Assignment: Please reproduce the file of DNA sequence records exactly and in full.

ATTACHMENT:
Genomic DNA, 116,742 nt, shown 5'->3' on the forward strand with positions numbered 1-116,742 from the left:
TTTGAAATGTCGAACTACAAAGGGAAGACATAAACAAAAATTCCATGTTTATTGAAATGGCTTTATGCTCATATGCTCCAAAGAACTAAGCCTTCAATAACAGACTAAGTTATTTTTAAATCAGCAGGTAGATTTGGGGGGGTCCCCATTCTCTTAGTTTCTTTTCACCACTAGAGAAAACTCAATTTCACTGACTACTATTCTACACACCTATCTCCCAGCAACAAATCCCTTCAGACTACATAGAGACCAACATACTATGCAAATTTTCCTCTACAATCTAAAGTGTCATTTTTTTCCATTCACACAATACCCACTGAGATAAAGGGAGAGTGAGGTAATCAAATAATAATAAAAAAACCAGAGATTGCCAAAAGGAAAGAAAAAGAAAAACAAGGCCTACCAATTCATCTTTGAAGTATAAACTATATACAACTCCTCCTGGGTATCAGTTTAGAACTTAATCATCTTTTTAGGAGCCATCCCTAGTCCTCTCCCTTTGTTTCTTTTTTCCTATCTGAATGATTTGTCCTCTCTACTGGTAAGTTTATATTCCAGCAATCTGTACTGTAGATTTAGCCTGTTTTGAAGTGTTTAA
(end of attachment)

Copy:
Genomic DNA, 116,742 nt, shown 5'->3' on the forward strand with positions numbered 1-116,742 from the left:
TTTGAAATGTCGAACTACAAAGGGAAGACATAAACAAAAATTCCATGTTTATTGAAATGGCTTTATGCTCATATGCTCCAAAGAACTAAGCCTTCAATAACAGACTAAGTTATTTTTAAATCAGCAGGTAGATTTGGGGGGGTCCCCATTCTCTTAGTTTCTTTTCACCACTAGAGAAAACTCAATTTCACTGACTACTATTCTACACACCTATCTCCCAGCAACAAATCCCTTCAGACTACATAGAGACCAACATACTATGCAAATTTTCCTCTACAATCTAAAGTGTCATTTTTTTCCATTCACACAATACCCACTGAGATAAAGGGAGAGTGAGGTAATCAAATAATAATAAAAAAACCAGAGATTGCCAAAAGGAAAGAAAAAGAAAAACAAGGCCTACCAATTCATCTTTGAAGTATAAACTATATACAACTCCTCCTGGGTATCAGTTTAGAACTTAATCATCTTTTTAGGAGCCATCCCTAGTCCTCTCCCTTTGTTTCTTTTTTCCTATCTGAATGATTTGTCCTCTCTACTGGTAAGTTTATATTCCAGCAATCTGTACTGTAGATTTAGCCTGTTTTGAAGTGTTTAA